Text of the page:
I truly enjoyed every second I spent at Taum Sauk Mountain, from the thrill of being taller than every single Missourian for a few brief seconds to experiencing the peace that streams from Mina Sauk Falls (despite the star crossed legend) I can't recommend this park enough. I would suggest that you aim to visit the park after there has been a period of rain, especially if you want to see Mina Sauk Falls and snatch your own moment of zen from this busy, noisy world. Be sure to wear a comfortable pair of shoes that you don't mind getting absolutely covered in mud and muck. Which brings me to this... Bring a towel for your car, especially if you are bringing a four legged companion, I'm still finding bits and pieces of Taum Sauk Mountain in my truck. Also, keep an eye out for the watchtower. I didn't see it, or know it existed until I had finished my hike, returned home and began to type up this entry. I'll certainly be looking to take some shots from it on my next visit! Finally, be sure you have enough time. I didn't expect the hike to Mina Sauk to take as long as it did, and once there I didn't have enough time to press on to the Devil's Tollgate. The area is rich in wildlife, views, sights and sounds so be sure to provide yourself ample time to really take it all in.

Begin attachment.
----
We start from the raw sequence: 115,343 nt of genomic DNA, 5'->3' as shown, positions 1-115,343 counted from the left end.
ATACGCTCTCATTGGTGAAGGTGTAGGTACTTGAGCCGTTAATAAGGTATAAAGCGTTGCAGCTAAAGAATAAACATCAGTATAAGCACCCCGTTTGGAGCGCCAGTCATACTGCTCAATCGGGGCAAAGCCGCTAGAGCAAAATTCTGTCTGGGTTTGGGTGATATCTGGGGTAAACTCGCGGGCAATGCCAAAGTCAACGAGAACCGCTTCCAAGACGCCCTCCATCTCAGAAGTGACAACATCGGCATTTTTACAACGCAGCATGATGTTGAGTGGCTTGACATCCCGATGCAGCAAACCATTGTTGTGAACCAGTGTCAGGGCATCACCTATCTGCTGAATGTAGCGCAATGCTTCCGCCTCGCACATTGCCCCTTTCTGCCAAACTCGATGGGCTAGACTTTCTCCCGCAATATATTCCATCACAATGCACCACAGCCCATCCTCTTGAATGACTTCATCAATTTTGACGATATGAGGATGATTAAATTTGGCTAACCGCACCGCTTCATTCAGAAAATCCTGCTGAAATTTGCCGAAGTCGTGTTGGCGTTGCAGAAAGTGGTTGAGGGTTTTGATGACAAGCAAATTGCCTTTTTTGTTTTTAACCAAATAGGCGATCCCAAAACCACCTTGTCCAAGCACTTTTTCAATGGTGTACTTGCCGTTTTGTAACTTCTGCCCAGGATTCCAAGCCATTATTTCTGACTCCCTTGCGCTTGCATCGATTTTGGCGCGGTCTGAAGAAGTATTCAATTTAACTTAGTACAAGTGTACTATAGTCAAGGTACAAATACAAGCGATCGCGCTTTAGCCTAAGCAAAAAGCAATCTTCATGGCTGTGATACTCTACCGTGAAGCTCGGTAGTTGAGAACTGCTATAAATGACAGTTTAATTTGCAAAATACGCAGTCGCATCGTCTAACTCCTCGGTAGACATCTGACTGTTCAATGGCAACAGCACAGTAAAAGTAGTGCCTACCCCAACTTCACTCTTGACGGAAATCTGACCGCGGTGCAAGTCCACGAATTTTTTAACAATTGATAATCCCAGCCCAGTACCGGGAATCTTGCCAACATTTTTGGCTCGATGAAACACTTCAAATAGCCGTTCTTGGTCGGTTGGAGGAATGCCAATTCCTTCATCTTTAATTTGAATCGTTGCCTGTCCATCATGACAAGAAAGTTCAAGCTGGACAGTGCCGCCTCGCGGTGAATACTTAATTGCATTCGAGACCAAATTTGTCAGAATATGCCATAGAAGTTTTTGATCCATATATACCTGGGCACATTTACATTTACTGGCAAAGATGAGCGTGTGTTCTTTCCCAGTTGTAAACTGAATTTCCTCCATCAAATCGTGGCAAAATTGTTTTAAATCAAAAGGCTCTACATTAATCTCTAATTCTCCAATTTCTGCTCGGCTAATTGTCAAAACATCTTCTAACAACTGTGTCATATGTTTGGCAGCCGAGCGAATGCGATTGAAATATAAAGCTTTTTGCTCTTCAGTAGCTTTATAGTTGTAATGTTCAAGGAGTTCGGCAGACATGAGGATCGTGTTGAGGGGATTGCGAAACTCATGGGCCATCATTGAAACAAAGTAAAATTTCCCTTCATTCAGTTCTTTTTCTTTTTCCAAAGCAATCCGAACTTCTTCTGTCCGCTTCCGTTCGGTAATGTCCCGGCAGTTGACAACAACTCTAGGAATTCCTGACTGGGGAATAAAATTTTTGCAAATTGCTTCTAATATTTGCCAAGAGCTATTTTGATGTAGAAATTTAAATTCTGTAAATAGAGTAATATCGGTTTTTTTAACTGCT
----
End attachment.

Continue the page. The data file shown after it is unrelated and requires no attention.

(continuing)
I can't wait to go back to Taum Sauk Mountain and I will certainly make time to search for the watchtower and also make my way further down the Ozark Trail to see the Devil's Tollgate. I hope you enjoyed the write up about the area and let me know if you have any questions or suggestions down there in the comments. As always, happy trails to you!


More Information:
Local Treks on facebook 
Missouri Department of Conservation: Taum Sauk Mountain Webpage
MO State Parks: Taum Sauk Mountain Webpage
MO State Parks: Taum Sauk Mountain Hiking Trails
MO State Parks: Mina Sauk Hiking Trail Map
MO State Parks: Taum Sauk Section of the Ozark Trail Map
Missouri State Taum Sauk Mountain

No comments:

Post a Comment